There's two ways to really enjoy the Beatles: 1) play the real thing; or 2) listen to covers like William Shatner's "Lucy In The Sky With Diamonds" or Jim Carey's "I Am The Walrus."
A few artists successfully record quality versions of songs by the Fab Four, but it's a rare and risky proposition. Proof is listening to vocalist Peter Lipa attempt a heartfelt set of jazz interpretations that unfortunately are more parody than praiseworthy, but nowhere near as amusing as Captain Kirk's.
Beatles In Blue(s) features Lipa, promoted as "the most important person in Slovak jazz," singing 16 songs in a wide range of jazz and blues settings. It is without question one of the worst albums I have heard during the past year, made all the more painful because Lipa, unlike Shatner, who's got every right to expect ridicule for stepping into a recording studio, is a longtime performer apparently attempting a serious project. You want to laugh, but doing so feels as wrong as snickering at a senile stage actor who can't remember his lines.
Almost nothing about this train wreck works. Lipa's singing frequently feels off-key and forced to fit the various song structures. None of the numerous guest performers contribute anything likely to enhance their resumes. And many of the arrangements are too lackluster and muddled to even hold the attention of a living room or office full of people inclined to treat them as fodder.
Just a random sampling of the interpretations: "And I Love Her" is a Latin ballad with a flute and soprano sax backing, "I Want To Be Your Man" has sort of a gospel/blue vocal backing, and "Got To Get You Into My Life" isof all thingssort of slow hip-hop. The best, artistically speaking, may be "With A Little Help From My Friends" at the end of the album, a straight-ahead quartet interpretation where Lipa's off-kilter vocals are at least a reasonable fit for the setting (one could think of it as a bit of scat indulgence if it weren't for the other songs).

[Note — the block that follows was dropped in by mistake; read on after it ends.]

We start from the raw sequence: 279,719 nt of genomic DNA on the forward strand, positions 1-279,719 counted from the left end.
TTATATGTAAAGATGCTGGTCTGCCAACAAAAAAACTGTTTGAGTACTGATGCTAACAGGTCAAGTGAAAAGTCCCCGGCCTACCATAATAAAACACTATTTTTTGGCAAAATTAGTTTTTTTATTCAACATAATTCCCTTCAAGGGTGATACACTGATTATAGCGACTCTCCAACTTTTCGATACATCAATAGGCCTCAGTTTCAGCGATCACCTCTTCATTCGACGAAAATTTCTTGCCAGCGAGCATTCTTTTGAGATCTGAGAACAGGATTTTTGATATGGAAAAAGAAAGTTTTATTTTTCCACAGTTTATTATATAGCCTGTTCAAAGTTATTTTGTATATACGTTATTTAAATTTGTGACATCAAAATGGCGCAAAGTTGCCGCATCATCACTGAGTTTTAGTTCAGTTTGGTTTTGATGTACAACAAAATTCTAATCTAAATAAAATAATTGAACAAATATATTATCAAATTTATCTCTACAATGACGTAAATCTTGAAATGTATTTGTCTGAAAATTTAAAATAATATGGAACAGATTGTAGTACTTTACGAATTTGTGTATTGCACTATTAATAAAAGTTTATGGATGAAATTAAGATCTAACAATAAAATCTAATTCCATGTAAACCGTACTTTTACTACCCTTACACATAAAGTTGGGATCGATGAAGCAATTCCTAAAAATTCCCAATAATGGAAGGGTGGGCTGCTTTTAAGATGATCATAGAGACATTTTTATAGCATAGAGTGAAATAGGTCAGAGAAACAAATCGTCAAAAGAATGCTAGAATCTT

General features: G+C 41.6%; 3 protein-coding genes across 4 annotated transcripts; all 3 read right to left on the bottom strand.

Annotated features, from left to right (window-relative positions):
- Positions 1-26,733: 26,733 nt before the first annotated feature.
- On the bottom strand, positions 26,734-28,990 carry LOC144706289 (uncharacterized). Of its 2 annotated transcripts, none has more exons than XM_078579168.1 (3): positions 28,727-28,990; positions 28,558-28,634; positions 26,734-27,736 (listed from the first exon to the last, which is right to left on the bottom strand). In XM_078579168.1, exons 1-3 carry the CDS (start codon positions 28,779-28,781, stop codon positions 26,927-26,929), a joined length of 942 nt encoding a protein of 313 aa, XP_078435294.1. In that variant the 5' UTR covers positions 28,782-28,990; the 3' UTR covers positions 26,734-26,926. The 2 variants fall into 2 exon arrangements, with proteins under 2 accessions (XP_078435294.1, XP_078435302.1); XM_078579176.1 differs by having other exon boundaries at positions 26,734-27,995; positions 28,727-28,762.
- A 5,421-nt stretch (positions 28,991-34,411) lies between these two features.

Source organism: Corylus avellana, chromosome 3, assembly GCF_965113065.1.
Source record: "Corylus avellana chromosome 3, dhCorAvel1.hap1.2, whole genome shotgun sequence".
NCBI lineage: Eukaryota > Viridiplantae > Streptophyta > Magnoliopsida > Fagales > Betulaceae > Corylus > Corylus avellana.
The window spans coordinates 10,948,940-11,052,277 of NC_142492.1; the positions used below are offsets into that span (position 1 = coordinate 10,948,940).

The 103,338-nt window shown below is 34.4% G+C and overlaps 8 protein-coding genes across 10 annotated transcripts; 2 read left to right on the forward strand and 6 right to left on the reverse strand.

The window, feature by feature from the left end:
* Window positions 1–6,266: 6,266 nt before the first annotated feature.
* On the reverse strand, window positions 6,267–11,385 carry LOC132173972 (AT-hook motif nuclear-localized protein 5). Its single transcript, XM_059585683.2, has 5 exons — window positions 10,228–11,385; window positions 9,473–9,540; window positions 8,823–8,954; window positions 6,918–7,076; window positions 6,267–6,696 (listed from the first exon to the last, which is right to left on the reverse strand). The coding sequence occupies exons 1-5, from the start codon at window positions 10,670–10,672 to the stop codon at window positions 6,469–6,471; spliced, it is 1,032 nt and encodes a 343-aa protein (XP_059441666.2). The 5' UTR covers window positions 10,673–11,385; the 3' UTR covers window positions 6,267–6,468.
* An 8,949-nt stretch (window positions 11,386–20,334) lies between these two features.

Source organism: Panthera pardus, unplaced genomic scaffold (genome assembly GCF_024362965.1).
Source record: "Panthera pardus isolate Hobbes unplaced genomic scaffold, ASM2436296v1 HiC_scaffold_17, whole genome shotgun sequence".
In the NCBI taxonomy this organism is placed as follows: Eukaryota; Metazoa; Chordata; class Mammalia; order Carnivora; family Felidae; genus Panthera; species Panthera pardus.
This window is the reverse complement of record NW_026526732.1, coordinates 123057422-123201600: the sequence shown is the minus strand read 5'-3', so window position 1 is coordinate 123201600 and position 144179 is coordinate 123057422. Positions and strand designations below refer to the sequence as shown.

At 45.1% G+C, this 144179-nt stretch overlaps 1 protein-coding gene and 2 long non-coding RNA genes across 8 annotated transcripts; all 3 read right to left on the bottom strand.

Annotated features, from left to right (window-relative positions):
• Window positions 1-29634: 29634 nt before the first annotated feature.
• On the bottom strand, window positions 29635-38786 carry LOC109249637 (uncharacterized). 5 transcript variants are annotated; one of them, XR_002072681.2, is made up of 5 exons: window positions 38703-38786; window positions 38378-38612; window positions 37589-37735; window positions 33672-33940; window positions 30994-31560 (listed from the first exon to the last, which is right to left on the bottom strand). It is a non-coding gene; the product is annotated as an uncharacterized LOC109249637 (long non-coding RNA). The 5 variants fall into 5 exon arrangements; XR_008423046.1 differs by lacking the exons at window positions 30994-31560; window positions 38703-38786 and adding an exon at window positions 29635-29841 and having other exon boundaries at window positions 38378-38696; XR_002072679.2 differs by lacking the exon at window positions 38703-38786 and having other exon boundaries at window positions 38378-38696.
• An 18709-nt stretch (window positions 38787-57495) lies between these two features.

The best aspect of the album may be Lipa including a number of lesser-known Beatles songs, offering exposure to the uninitiated and a less jarring experience if they're not familiar with the original as a point of reference. Still, most of the songs will be known to most listeners and few are likely to find pleasant memories surfacing.
The Beatles were controversial in their day and one can only hope there's enough devotees hearing artistic merit in Lipa's interpretations that he finds solace in opinions different than those expressed here. But a better bet is to give him a mulligan on this and focus on his Slavic recordings, where he sounds far more at home.
Track Listing: Day Tripper; Norwegian Wood; And I Love Her; Every Little Thing; Misery; Got To Get You Into My Life;
Do You Want To Know A Secret; I Wanna Be Your Man; The Fool On The Hill; I've Just Seen A Face; All
I've Got To Do; I Saw Her Standing Here; P.S. I love You; No Reply; All My Loving; With A Little Help From
Personnel: Peter Lipa, vocals; Peter Lipa Jr., keyboards, cymbals; Miroslav Hank, drums; Brano Valansky, bass;
Misko Gecovsky, vocals, guitar; Svetlana Rimarenkova, vocals; Juraj Bartos, trumpet, acoustic bass; Rado
Tariska, alto sax; Frantisek Kamok, trombone; Gabriel Jonas, keyboards; Igor Szabo, percussion; Juraj
Tatr, keyboards; Martin Gaspar, bass; Marcel Buntaj, drums; Michal Zacek, soprano sax, flute; Robo
Rist, drums; Jakub Kupcik, percussion; Lubos Priehradnik, trumper, computer programming; Miro Hank,
drums; Erich Prochazka, harp; Jana Kirschner, vocals; Radovan Orth, vocals; Marcel Buntaj, drums;
Martin Zajko, guitar; Michaela Paulova, vocals; Henry Toth, guitar; Stano Paluch, violin
I was first exposed to jazz by my high school girlfriend's father. On the one hand he was the school's Vice Principal, on the other
he was a big Miles Davis fan. He gave me my first jazz record, Miles at the Blackhawk.